For Nirenberg, the process is as important as the plan. "We have to think longterm, we have to really work hard to establish a sustainable process," he says. "I use that word sustainable deliberately. We have to establish a process where stakeholder involvement and citizen participation remain the fundamental building block of the plan. Because we know that in 20 years, there will be different goals, different ideas about what we can do with the resources that we have. But if we have the process in place, people will still be invested in the comprehensive plan and we can evolve how we work."

In the meantime, CPS and the City work to reduce environmental impact. As clean sources become more vital to SA's energy equation, CPS slashes at the other side of the equal sign to reduce demand.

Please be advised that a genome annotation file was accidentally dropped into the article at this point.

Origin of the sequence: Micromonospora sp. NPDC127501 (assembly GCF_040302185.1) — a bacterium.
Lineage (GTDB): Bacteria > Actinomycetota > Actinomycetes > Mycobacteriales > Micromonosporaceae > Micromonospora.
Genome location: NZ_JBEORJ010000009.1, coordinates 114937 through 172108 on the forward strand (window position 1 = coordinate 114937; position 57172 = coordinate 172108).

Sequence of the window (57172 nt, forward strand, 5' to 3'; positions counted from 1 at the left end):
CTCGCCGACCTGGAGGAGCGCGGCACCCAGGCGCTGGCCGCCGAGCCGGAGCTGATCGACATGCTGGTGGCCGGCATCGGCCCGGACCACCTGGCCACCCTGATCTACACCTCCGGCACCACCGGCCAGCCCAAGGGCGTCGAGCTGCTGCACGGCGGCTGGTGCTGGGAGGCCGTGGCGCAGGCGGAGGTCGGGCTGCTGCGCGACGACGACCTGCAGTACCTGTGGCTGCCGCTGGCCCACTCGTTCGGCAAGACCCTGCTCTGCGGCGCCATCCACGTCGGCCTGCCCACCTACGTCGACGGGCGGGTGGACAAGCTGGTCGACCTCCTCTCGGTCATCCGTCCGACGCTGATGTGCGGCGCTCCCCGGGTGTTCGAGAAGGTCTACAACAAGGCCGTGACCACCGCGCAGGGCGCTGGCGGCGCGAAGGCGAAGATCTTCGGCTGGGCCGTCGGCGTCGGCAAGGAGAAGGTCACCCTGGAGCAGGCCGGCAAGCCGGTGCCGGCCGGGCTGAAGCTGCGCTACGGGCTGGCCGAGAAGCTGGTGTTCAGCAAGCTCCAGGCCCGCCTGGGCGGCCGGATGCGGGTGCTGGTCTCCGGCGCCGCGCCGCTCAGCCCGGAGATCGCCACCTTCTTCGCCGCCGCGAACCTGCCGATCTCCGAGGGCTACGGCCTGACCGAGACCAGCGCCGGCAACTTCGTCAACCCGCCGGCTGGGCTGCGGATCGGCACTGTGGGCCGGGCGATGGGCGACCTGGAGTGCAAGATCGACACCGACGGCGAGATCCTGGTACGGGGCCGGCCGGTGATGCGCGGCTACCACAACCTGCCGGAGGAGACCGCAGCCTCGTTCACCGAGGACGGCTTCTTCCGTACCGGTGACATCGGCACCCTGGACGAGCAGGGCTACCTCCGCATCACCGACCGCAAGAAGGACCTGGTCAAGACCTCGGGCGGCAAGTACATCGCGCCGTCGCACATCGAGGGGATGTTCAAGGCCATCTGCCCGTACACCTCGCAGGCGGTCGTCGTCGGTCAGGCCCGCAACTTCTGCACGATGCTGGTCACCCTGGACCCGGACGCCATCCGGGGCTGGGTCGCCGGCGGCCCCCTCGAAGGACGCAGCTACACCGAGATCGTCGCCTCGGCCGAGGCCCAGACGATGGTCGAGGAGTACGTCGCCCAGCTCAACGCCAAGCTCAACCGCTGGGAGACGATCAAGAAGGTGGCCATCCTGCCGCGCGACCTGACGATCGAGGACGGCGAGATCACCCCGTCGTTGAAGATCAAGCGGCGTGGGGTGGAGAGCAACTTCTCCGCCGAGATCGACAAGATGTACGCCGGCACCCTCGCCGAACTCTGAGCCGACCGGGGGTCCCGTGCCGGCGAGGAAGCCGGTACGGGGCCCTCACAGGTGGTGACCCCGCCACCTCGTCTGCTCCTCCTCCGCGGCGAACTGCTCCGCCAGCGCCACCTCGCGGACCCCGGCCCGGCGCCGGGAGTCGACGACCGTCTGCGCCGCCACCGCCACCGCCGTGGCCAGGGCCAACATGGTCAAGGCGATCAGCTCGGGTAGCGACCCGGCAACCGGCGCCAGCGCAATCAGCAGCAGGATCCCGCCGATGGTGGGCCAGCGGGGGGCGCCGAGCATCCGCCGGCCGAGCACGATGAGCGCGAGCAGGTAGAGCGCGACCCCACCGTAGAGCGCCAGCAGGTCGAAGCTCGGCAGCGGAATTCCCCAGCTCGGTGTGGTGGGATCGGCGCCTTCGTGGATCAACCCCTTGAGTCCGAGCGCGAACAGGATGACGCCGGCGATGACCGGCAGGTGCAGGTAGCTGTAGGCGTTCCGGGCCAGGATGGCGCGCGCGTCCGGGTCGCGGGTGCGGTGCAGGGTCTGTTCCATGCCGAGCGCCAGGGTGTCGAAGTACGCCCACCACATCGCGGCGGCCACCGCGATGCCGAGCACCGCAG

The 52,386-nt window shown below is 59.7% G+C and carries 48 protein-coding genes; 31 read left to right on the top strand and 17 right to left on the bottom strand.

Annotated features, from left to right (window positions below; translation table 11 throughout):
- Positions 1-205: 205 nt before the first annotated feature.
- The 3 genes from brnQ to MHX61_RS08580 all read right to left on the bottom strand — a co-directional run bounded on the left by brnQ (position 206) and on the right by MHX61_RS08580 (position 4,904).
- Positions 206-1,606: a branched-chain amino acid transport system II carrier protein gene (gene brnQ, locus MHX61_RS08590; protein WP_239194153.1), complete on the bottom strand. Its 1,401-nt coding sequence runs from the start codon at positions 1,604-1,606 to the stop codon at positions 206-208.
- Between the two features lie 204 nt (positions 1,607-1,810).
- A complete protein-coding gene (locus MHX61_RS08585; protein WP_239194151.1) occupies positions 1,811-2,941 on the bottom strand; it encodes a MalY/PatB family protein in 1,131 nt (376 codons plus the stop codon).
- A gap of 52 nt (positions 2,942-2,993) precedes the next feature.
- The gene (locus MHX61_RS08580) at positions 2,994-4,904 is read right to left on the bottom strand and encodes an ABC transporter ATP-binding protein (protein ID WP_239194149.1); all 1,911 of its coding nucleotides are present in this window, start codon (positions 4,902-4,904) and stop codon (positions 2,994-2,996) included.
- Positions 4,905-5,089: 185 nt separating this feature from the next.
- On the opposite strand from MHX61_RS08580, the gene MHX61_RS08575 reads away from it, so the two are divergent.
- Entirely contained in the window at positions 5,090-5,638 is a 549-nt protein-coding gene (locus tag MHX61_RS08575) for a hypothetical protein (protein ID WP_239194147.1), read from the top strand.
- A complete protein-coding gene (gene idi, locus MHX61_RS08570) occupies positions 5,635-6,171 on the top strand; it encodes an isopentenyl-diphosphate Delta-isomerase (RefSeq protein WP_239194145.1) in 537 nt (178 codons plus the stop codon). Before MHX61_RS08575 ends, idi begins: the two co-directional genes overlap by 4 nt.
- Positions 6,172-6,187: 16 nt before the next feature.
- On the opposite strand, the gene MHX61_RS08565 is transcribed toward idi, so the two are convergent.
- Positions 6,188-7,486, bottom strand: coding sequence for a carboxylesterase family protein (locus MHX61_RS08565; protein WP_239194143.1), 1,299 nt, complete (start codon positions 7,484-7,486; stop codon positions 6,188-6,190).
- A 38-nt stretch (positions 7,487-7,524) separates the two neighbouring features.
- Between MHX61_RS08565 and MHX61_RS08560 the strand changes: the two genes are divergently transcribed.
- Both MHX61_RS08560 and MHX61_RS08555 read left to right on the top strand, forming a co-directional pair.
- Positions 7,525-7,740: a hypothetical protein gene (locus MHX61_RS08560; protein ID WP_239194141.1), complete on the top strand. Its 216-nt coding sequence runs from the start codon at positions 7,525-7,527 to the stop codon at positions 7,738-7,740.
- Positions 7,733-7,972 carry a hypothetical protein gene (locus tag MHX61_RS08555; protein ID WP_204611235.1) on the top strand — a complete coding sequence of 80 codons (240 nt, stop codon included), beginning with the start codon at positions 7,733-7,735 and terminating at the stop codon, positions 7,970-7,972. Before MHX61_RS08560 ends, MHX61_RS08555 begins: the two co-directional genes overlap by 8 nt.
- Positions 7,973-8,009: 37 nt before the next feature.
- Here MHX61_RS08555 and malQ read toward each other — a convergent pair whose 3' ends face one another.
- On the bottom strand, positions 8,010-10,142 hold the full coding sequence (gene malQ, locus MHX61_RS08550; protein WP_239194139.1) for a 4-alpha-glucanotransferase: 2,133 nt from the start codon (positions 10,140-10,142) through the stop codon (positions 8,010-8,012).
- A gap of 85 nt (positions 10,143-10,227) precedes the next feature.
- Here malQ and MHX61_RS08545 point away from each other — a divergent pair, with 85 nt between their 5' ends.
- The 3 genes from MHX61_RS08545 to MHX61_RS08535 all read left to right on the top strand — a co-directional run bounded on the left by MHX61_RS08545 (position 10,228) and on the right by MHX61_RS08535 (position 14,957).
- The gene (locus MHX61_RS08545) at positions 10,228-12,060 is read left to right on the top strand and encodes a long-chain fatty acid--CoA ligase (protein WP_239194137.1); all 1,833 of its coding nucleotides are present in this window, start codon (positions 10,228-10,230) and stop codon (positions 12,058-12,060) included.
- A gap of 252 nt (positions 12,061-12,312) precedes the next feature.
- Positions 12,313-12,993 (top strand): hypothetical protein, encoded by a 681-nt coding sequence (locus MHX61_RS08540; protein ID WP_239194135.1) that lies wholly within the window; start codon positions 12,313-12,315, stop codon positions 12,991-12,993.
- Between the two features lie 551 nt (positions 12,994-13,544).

According to their Save for Tomorrow Energy Plan (S.T.E.P.), CPS will reduce peak demand (the maximum hour of energy use) by 771 megawatts, about the equivalent of a coal power plant. To do so, they'll be investing in efficient infrastructure and a smart grid.

"For 100 years, we had a grid that only goes one way," says Tracy Hamilton. "We produce power, we send it through the lines to your house. Now, we're working on creating a network where you can send solar back the other way. Not only are we looking at building a modern grid but looking at it as more of a network."

This network will link individual solar units back to the power grid, allowing a two-way energy exchange for buildings with small solar rigs. Already, San Antonio has close to 20 MW of rooftop solar, the largest number of any city in Texas. And with their impending community solar program and pilot rooftop programs, CPS plans to expand these urban micro-farms.